Tens of thousands of students are enrolled at institutions that could fail to meet new minimum standards
Tens of thousands of students in England are studying for degrees at institutions that could soon be punished for low quality and poor value for money, under plans drawn up by the higher education regulator.
The Office for Students (OfS) has published a consultation detailing its minimum acceptable outcomes for students, which sets thresholds for drop-out rates, course completion and graduate employment that universities and colleges will have to pass to avoid further investigation.
The consultation document from the OfS says that more than 60,000 students on full-time undergraduate courses are currently or recently enrolled at institutions in England that could fail to meet its minimum standards, as have more than 150,000 part-time undergraduates.
The new regulations would mean that universities, colleges and other providers are likely to be sanctioned if fewer than 80% of students studying full-time for their first degree continue past their first year, or if fewer than 75% complete their degree, over the previous four years.
Institutions could also be investigated and penalised by the OfS if fewer than 60% of their graduates go on to work in what it classifies as skilled employment.
Nicola Dandridge, chief executive of the OfS, said the proposals were “a landmark moment” in efforts to tackle poor quality provision in English higher education.
“Many universities and colleges in England run high quality courses that deliver positive outcomes for students. The thresholds that we have proposed will not affect them. They are instead designed to target those poor quality courses and outcomes which are letting students down and don’t reflect students’ ambition and effort,” Dandridge said.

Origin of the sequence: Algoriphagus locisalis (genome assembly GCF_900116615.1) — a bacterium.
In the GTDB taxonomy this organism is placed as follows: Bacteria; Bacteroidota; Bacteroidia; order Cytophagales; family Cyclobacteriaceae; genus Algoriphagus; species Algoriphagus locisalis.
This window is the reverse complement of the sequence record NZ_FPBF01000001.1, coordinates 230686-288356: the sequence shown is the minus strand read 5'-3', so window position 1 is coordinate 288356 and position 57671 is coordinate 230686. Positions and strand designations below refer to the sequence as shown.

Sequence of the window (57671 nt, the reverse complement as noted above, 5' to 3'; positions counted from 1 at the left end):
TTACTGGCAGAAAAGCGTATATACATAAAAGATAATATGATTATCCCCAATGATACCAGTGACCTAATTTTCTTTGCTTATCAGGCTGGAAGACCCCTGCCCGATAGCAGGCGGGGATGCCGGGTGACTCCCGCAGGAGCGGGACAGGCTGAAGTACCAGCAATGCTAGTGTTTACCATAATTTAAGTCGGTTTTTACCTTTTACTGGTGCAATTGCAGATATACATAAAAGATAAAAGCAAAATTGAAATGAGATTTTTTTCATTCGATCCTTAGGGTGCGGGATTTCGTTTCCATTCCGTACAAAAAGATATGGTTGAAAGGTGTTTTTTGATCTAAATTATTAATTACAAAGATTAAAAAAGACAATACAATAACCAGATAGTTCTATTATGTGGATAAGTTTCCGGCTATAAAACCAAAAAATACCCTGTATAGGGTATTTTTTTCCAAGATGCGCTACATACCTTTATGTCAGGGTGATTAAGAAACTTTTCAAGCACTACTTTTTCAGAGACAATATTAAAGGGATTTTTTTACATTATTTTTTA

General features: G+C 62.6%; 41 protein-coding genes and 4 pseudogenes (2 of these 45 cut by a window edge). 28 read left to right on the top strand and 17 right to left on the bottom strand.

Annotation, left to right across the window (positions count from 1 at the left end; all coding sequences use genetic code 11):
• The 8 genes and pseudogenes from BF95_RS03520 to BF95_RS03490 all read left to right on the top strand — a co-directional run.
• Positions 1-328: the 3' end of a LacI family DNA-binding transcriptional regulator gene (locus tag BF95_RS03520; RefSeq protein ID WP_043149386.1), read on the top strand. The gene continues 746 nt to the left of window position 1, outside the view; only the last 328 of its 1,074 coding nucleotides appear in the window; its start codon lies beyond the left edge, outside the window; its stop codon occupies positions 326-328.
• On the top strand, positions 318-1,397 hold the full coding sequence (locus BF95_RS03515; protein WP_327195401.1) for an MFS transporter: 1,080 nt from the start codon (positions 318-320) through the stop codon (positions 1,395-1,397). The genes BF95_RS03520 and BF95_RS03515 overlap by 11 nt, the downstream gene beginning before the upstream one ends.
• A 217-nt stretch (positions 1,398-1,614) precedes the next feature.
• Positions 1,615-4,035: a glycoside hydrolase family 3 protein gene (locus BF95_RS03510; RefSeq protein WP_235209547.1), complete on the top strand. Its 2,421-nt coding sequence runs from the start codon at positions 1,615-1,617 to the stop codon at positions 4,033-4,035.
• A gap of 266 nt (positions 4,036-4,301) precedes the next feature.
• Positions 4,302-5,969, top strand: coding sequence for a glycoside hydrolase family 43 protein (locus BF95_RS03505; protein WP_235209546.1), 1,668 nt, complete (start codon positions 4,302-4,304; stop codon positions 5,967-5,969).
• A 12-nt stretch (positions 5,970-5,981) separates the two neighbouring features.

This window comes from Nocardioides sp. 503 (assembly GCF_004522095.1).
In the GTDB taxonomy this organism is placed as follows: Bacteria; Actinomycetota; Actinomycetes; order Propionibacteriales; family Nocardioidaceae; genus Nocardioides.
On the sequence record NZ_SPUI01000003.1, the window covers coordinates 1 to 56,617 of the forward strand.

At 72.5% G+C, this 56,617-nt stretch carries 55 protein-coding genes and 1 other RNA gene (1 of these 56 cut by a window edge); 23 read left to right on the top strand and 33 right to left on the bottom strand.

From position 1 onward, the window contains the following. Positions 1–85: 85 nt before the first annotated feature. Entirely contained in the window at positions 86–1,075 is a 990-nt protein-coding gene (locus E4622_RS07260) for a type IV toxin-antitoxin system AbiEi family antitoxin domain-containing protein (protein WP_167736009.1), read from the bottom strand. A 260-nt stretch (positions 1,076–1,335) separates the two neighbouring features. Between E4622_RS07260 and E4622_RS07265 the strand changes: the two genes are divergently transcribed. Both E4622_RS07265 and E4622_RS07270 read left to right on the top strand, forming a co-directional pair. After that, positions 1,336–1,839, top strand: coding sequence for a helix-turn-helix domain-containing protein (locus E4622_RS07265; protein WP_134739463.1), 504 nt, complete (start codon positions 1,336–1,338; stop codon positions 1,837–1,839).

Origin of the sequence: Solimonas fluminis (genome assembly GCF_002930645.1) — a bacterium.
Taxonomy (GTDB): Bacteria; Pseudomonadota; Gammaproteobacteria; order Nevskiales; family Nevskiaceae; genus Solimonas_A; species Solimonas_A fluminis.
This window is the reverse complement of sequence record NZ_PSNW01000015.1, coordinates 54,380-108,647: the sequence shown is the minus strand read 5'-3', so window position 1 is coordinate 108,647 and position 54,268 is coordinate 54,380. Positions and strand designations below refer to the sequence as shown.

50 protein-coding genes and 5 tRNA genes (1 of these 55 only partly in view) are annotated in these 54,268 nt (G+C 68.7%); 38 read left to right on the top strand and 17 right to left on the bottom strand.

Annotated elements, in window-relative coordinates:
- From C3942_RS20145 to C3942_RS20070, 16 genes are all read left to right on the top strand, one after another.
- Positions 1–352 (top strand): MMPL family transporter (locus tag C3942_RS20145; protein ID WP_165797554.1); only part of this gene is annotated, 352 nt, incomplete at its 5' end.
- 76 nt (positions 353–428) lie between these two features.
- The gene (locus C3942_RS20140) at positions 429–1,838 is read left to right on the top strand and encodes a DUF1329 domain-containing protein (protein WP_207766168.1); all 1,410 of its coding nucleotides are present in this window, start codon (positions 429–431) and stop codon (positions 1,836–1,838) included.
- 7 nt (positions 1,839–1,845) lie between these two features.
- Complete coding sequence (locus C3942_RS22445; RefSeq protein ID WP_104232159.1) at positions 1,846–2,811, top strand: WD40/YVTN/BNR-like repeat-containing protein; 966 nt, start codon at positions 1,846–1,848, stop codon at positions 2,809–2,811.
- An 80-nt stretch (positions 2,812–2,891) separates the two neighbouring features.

The new regulations would also create a series of thresholds for part-time and some postgraduate students.
The proposed thresholds are unlikely to trouble most mainstream universities in England, although some subjects such as agriculture could attract the OfS’s attention. Private or alternative providers outside the traditional university sector are most at risk of sanction, with some having high drop-out rates and low numbers of students completing their degrees.
Sanctions available to the OfS include fines and restrictions on student loan eligibility for institutions that fall below any of the thresholds, including by individual subjects. The OfS said it would look closely at each case, including the use of disaggregated data by sex, ethnicity, previous eligibility for free school meals and other indicators that could influence an institution’s performance.
The OfS is also proposing to resuscitate the teaching excellence framework (Tef) awards, which would be compulsory for universities and colleges that meet the thresholds.
Ratings of gold, silver or bronze would be awarded by an expert panel appointed by the OfS, using “evidence submitted by universities and colleges, numerical indicators and submissions from students”. But taking a leaf out of the school inspectorate Ofsted, the Tef panel could also award a new “requires improvement” category for universities and colleges “where the panel is unable to identify excellence”.
Michelle Donelan, the universities minister for England, said: “Our university system is acclaimed as world class, but there are too many pockets of poor quality.
“Through this tough regulatory action, we are protecting students from being let down by these institutions, while also ensuring those delivering outstanding teaching are properly recognised.”
Universities UK, representing vice-chancellors and principals, said: “Universities should also consider how courses contribute to public services such as the NHS, to business creation and skills needs in local areas, and their contribution to cultural activity and the environment.
“We look forward to continuing to work closely with the OfS as we consider this consultation and the proposals.”